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From The CriticsReviewer: Jeffrey S. Ross, MD(Rush University Medical Center)
Description: This is the first edition of a fairly unique textbook reviewing the diagnosis and treatment of patients with both substance abuse and psychiatric or medical disorders, a population known as dual diagnosis.
Purpose: The purpose of the book, as stated in the preface, is to provide a scientific rationale for the clinical care of dually diagnosed patients. It is certainly a worthy goal in light of the enormous prevalence of such comorbidity in the general population and the very complex diagnostic and treatment issues that are raised by this patient population. This book does a terrific job of integrating these historically segregated disorders, and recognizing the dual diagnosis patient as a unique entity who requires specialized assessment and care.
Audience: According to the editors, the book is written for two possible audiences. The first is the clinical investigator specializing in dual diagnosis research who can greatly benefit from a detailed literature review on issues of epidemiology, theorized etiology, diagnostic methods, and treatment modalities. The second audience is the mental health clinician, especially the psychiatrist, who commonly treats comorbid conditions and who will find the specific chapters invaluable in clinical practice.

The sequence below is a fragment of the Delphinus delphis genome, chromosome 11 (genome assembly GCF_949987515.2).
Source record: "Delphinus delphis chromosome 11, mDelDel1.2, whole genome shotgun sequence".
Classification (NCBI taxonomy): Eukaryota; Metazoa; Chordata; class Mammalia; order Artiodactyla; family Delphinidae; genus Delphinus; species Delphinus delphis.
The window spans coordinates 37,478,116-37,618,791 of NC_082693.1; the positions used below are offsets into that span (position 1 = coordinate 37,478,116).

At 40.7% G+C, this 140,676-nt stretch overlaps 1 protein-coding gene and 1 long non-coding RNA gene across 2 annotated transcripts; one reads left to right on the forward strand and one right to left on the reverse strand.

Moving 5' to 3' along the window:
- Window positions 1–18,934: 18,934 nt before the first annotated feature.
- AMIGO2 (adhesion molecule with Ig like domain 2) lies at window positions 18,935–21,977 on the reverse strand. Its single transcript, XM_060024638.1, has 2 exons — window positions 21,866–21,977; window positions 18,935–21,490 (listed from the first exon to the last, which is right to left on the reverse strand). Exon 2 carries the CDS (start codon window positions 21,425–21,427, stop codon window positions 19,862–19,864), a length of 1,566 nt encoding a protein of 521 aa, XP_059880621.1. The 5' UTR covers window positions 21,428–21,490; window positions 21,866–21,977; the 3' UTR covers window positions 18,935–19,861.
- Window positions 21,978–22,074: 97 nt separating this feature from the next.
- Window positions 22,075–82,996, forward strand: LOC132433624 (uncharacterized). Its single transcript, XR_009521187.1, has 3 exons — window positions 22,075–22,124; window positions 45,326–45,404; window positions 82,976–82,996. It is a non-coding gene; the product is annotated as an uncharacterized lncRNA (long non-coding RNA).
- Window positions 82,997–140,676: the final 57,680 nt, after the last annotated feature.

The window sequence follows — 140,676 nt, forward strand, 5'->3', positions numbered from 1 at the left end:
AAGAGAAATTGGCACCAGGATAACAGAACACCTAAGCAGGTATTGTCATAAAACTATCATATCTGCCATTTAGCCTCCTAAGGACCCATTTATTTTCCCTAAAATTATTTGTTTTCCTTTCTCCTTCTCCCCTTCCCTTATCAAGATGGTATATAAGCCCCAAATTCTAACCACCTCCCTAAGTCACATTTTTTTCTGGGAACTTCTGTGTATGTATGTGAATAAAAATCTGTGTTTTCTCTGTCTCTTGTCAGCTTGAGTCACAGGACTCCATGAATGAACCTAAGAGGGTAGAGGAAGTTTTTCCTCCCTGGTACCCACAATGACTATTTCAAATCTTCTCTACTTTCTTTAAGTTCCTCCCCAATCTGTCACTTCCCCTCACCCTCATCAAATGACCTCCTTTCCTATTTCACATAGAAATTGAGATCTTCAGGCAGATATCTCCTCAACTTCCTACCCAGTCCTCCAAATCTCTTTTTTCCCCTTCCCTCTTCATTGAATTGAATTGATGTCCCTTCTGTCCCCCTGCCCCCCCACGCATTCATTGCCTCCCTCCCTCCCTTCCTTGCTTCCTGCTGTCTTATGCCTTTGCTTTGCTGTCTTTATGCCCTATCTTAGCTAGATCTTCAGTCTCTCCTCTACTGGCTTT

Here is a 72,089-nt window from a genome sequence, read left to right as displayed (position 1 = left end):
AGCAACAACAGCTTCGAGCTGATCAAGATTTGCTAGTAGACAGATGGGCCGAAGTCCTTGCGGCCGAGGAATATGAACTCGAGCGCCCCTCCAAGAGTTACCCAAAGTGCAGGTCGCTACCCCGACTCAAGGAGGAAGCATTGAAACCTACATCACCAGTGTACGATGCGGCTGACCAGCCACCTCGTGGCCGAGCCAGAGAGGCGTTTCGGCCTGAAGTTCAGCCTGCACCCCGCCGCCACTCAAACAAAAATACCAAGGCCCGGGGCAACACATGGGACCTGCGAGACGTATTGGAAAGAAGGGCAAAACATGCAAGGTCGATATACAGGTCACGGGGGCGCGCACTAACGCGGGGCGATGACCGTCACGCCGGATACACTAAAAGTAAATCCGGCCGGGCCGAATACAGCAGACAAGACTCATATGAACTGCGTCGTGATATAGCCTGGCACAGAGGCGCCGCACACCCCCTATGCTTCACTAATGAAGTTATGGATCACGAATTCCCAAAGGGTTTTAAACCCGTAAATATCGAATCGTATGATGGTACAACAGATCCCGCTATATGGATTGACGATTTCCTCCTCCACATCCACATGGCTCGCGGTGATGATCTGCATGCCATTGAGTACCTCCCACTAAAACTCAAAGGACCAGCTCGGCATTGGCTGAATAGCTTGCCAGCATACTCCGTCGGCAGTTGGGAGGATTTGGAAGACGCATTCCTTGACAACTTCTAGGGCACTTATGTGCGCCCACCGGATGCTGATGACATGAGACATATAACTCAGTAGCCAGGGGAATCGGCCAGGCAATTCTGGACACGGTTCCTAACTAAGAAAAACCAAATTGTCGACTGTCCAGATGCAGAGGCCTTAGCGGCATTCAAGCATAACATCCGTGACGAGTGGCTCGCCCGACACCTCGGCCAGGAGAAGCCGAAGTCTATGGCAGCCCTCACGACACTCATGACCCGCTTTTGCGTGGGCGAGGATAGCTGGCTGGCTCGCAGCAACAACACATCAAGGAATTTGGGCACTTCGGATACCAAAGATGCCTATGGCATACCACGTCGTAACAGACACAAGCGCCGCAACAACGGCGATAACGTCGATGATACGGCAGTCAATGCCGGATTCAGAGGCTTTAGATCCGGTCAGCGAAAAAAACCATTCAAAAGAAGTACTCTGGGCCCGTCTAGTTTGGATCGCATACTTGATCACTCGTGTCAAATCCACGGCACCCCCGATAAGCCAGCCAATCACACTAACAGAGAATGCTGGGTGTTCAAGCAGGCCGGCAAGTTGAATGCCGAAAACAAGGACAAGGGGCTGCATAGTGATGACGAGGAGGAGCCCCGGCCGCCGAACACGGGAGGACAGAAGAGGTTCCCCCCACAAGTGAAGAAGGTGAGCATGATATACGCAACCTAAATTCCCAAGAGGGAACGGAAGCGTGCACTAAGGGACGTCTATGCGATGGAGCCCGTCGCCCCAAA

Features: The book consists of mostly text with sporadic tables and figures used to highlight or organize the text. The references are abundant and fairly current, predominantly representing the 1980's and early 1990's. The table of contents logically organizes the sections into research and clinical reviews, and the chapters into specific dual diagnosis conditions commonly seen in psychiatry and medicine. The cover is drab and uninspired, but adequate.
Assessment: This is a timely and worthwhile addition to the field of mental health, considering the enormous prevalence of the dual diagnosis condition. In this era of managed care, attention is increasingly focused on the successful outcome, an ideal which is wholly dependent on accurate diagnosis and treatment of the uniquely-presenting dual diagnosis patient. This book does a superb job of addressing this critical and often neglected area, and purchase is recommended.